TRIBES #2: FINDING YOUR PEEPS

Someone commented on my recent post, “RUNNING WITH THE PACK”. She said she hadn’t found her “peeps” yet, which inspired this post today.

I love the word “peeps”. For me, they still conjure up visions of yellow marshmallow chicks at Easter time. I guess both “peeps” have things in common: Stickiness!

Here’s a good tip for finding your tribe. The next time you find yourself preparing a a major step forward, look to see who’s right there with you.

I give this advice every time I teach on workshop on professional development skills. I end every presentation with this suggestion….

“Look around you. You came today because you wanted to take the next step in your own growth as an artist.

You’re in a group that self-selected for the same thing! You’re all in the same tribe.

Did you feel a connection with someone today? Did you like what someone had to say? Exchange contact info, and get together. Maybe even form your own support group!”

In fact, whenever you take any big step in a new direction, take note of the company you’re in.

I took hospice training earlier this year. Some of you may remember the essay I wrote early on describing that incredible sensation of connection I felt with this group.

It was no coincidence–people taking that training have come to a certain point in their lives. We were ready to be a part of something different and new. We formed a nexus, and felt a sort of recognition in each other. We’d never met before, but we traveled this same road together in search of something powerful and compelling.

We were not strangers to each other. “I know you!” we each thought.

We had become members of a strange new tribe.

You, too, may find your tribe in this way. Or in other strange places. When you are open, truly open, to the work that is in your heart, you are also open to new opportunities. New adventures. New people.

Not all will stick. But some will.

Your tribe. Your peeps!

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8 Comments

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8 responses to “TRIBES #2: FINDING YOUR PEEPS

  1. Hopefully you think of me as a nice sticky peep…

  2. Luann; so true. I started a little artists group 2 years ago (about the same time I found your blog, thanks!) and we are still around. The common factor between us all was only me, most of us work in different mediums. I just invited women artists I liked, and we have all grown to be good friends, very supportive and solid. Does it take time and work? You bet! And the end result is far larger than the pieces. Thanks for the great post(s). I forward a great many of them to the whole group.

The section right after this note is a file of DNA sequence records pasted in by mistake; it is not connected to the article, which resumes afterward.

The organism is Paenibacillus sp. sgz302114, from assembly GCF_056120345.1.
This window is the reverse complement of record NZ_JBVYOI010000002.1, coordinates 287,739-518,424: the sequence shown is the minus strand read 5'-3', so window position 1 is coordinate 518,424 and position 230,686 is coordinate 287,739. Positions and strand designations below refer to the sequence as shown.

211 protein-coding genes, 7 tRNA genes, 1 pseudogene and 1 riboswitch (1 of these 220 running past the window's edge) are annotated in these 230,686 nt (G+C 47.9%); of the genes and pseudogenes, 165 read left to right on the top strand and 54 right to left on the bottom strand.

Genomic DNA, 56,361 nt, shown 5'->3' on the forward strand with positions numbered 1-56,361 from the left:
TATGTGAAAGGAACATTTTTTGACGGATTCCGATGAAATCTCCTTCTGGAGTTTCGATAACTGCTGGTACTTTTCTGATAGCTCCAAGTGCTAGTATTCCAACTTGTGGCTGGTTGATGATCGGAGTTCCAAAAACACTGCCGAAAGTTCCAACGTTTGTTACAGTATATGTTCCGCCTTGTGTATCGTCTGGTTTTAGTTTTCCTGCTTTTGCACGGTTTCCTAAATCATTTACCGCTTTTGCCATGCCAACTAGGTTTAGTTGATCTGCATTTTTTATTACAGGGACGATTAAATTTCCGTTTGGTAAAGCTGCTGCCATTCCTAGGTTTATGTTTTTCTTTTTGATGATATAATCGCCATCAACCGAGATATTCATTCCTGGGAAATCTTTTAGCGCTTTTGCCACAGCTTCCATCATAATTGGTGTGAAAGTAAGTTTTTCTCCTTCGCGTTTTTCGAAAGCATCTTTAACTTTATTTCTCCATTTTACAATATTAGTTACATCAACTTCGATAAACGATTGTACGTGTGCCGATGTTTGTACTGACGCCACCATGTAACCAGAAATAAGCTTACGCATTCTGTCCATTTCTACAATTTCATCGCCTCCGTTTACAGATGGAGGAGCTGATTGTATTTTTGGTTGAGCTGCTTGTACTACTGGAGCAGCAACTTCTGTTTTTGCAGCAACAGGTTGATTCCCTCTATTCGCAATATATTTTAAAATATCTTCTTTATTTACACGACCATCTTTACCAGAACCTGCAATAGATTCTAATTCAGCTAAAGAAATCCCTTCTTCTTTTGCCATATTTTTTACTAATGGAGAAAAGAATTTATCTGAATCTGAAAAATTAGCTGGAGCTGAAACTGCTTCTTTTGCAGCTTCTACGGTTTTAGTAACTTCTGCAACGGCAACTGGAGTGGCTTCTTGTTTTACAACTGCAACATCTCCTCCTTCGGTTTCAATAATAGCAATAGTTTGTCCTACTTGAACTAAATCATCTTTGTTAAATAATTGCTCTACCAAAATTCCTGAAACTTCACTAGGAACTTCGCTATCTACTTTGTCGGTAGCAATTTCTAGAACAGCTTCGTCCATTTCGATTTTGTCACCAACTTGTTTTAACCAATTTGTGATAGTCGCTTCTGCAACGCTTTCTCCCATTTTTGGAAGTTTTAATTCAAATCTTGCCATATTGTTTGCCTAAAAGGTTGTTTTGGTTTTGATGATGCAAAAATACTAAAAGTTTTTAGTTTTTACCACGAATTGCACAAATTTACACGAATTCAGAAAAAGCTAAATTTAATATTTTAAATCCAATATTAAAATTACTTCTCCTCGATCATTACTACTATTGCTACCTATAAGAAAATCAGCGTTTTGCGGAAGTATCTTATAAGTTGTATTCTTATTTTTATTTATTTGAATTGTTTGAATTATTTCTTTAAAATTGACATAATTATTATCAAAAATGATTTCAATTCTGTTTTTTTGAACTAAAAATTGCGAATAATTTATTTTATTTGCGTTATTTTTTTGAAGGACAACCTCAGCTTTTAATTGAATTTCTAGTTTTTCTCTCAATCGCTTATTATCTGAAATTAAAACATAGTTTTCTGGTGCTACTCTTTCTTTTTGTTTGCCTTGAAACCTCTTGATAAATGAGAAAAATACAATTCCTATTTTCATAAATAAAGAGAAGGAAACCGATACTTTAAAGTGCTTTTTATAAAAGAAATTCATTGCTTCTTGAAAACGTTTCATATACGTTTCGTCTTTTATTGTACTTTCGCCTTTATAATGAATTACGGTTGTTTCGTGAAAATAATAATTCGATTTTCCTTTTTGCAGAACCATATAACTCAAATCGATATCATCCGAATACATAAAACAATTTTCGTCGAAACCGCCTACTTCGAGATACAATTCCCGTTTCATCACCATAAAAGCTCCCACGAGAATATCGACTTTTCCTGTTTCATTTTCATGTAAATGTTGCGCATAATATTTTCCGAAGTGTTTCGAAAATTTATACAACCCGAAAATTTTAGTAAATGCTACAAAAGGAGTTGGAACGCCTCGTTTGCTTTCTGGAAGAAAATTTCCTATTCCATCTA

3. E. S.

    Luann,
    I have never written before, although I’ve been reading online and in Crafts Report for a long time. This time I felt compelled to reply to the issue of finding your ‘peeps’.
    I am a lampworker and in the central part of the US, that means you’re one-in-a-million. I thought I had found my ‘peeps’ in a group pulled from several states, willing to drive to meet. We averaged 8-10 at a meeting and had wonderful workshops and comraderie.
    But, this kind of group, loose and unstructured, is just wide open to subversion by those to whom control is more important than free and informative exchange of thoughts, ideas and goals. Such is the case with this group.
    I no longer meet with them, as they were not willing to ‘rock the boat’ to make rules that would prevent this kind of behavior. In retrospect, I think I would have been better off to have not joined this group, as I now mourn the loss of a few good folks who would have eventually become good friends.
    For now, I choose to go my own way and find my own creative voice without the feedback from which most artists thrive. I have to say, I somewhat envy you your place in this circle of friends you’ve entered.

    • Dear E.S., it DOES feel awful when we find “our tribe”, only to lose them again to the small-minded actions of others.

      You may have shared a medium, and a desire for friendship. But as you experienced, sometimes the group simply provides an opportunity for a handful to act out for their own needs at the expense of everyone else’s.

      Still, 8-10 people is a large group! May I suggest you reconnect with the people you truly enjoyed, with a proposal less formal? Perhaps use email, the phone, a group blog, etc. to stay in touch. Or simply agree to attend the same workshops or seminars and arrange to meet informally afterward.

      You don’t need to look for just glass people, either. Some of my “peeps” aren’t even visual artists. It’s more important to me that they have a certain outlook on life, and truly care about me and my agenda.

      Last, know that sometimes these groups form and serve a wonderful purpose, only to then fade away for the reasons you mentioned. People want different things from the group, egos can clash. That’s just the nature of groups.

      I used to be overwhelmed with sadness and frustration when this happened. Now I know that when one door closes, another door opens. I personally think it’s worse to stay with a group that eventually cramps my style, than to explore new friendships and new possibilities.

      Only you know what will work best for you. I wish you well in your search for new “peeps”. They’re out there somewhere! :^)

  4. Pingback: LEAVING THE TRIBE « Luann Udell

  5. I agree that is important to find your ‘peeps’. Especially as an artist or crafter, since friends and family may not truly understand your passion. Almost 2 years ago I started a polymer clay blog and although it took quite some time and effort, I finally feel like we have a strong community spirit there. It is a nice feeling to learn from and share your art with others that ‘get’ you. Makes the world a little smaller and a whole lot friendlier!

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